787. Synod of Chelsea: Lichfield established as third archbishopric
Ecgfrith, son of Offa of Mercia, consecrated king
The Anglo-Saxon Chronicle reports that there was a contentious synod at Chelsea, and Archbishop Jænberht lost part of his province, and Hygeberht was chosen by King Offa, and Ecgfrith was consecrated king.
The third archbishopric at Lichfield existed from the Synod of Chelsea in 787 until it was demoted back to a bishopric at the Synod of Clofesho in 803. Hygeberht was the first and only archbishop. Most of what we know about the see comes from letters written in the five years before it is abolished. Alcuin writes to Æthelheard, archbishop of Canterbury, in 798 (EHD 203), suggesting that it would be good if the unity of the (southern English) church could be restored, given that it was apparently torn asunder not out of reasonable motives but out of a desire for power. In the same year Offa's successor Coenwulf wrote to Pope Leo III (EHD 204), noting that Offa had divided the southern archdiocese in two because of his enmity against Archbishop Jænberht and the people of Kent. Pope Leo replied (EHD 205) that Offa had told the previous pope that it was the united wish of all the English people that there should be a new southern archbishopric, both because of the vast size of the country and of the expansion of the Mercian kingdom. (Pope Leo incidentally quashed Coenwulf's suggestion that the southern archdiocese be placed in London rather than restored to Canterbury; this had been a clever ploy of Coenwulf's, because while he claimed that he was trying to restore Pope Gregory's original choice for the southern see, his more pragmatic reason would be that London was much more under Mercian control than Canterbury had been.) The Pope wrote to Æthelheard of Canterbury on January 18, 802 (EHD 209), confirming the ancient privileges of the see of Canterbury, and this ruling was confirmed by the 803 Synod of Clofesho.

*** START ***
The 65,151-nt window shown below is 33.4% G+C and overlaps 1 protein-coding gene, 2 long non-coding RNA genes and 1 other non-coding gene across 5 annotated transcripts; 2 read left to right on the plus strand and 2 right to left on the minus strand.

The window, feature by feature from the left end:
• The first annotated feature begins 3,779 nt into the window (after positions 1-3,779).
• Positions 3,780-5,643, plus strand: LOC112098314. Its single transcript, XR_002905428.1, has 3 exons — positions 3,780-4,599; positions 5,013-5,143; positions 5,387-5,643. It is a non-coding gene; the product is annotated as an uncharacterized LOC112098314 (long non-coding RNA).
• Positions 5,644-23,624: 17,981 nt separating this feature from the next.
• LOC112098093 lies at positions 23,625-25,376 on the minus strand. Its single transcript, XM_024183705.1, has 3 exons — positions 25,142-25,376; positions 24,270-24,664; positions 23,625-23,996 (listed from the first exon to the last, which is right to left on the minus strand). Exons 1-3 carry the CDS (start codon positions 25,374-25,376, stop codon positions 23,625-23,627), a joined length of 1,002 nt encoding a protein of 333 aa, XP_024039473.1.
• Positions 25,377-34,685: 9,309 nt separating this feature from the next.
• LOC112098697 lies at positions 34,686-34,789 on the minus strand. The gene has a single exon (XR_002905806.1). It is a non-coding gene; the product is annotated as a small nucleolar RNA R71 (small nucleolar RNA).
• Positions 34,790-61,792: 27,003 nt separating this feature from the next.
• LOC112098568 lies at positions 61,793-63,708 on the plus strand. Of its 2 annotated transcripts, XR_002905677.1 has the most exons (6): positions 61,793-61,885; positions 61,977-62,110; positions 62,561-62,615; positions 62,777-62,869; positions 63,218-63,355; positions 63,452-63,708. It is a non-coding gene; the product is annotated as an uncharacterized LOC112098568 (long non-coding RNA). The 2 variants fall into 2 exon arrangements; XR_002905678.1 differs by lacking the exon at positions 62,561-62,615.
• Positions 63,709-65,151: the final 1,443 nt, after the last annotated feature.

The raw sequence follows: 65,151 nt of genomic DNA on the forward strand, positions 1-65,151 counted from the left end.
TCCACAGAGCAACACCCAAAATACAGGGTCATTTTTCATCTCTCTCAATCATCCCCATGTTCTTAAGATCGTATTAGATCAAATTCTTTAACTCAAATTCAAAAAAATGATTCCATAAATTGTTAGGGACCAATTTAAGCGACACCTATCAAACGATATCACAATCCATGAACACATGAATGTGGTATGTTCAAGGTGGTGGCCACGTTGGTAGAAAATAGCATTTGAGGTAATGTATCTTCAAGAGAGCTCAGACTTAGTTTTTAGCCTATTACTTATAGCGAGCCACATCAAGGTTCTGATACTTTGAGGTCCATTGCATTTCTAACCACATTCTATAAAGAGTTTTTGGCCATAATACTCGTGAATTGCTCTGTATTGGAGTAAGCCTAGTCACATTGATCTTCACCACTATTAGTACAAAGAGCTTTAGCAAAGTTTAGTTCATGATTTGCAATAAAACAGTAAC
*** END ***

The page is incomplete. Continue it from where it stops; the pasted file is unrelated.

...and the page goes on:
It seems clear then that Offa convinced Pope Hadrian that the division of the see was because Southumbrian England was too large for a single archbishopric, but that he misrepresented this as a unanimous view, and that his underlying reasons included enmity with Jænberht and the people of Kent. The fact that the Chronicle notes that Ecgfrith was consecrated king immediately after it notes the new archbishopric may suggest that the Kentish archbishop, Jænberht, refused to consecrate Ecgfrith. Jænberht might well have feared that the anointing of a Mercian prince by the archbishop of Canterbury might be seen as conferring hereditary rule over all of southern England, including Kent which had been independent until Offa re-occupied it two years previously (see Brooks, pp.119-20).
The enmity between Offa and Jænberht raises the possibility that it was Jænberht who started the rumour that surfaced in about 784 that Offa planned to dethrone the pope, as part of a plan to discredit Offa in the Papal Curia and ensure that any suggestion from the Mercian king about changing the arrangement of bishoprics should fall on deaf (or enraged) ears. (See entry on 786 for the background to this rumour, which may have helped prompt the dispatch of the papal legates to England.)
Ecgfrith was the first Anglo-Saxon whom we know to have been anointed as king (Eardwulf of Northumbria in 796 is the next known case). This anointing of the son of a reigning king during the king's lifetime follows the example of Charlemagne, who in 781 sent his two sons to be anointed by the pope (see Brooks, p.117). Offa's own example shows that the Mercian kingship was not always handed down in the immediate family (the closest common ancestor of Offa and his predecessor Æthelbald was Eowa, Penda's brother and Offa's great-great-grandfather), and he may well have felt that his son needed as much support as he could give him. After his anointing, Ecgfrith often witnesses at least two of Offa's charters as "Ecgfrith king" or even "Ecgfrith king of the Mercians" (S 129, 131) after his father's attestation, another clear sign that Offa associated his son with the royal power and intended to pass the kingship to his son. Alcuin implied in a letter written after Offa and Ecgfrith were both dead that Offa also killed many other claimants to ensure his son's succession (EHD 202), and it is clear that Alcuin regarded Ecgfrith's short reign as divine vengeance for the deaths compassed by his father.
N. Brooks, The Early History of the Church of Canterbury (Leicester: 1984)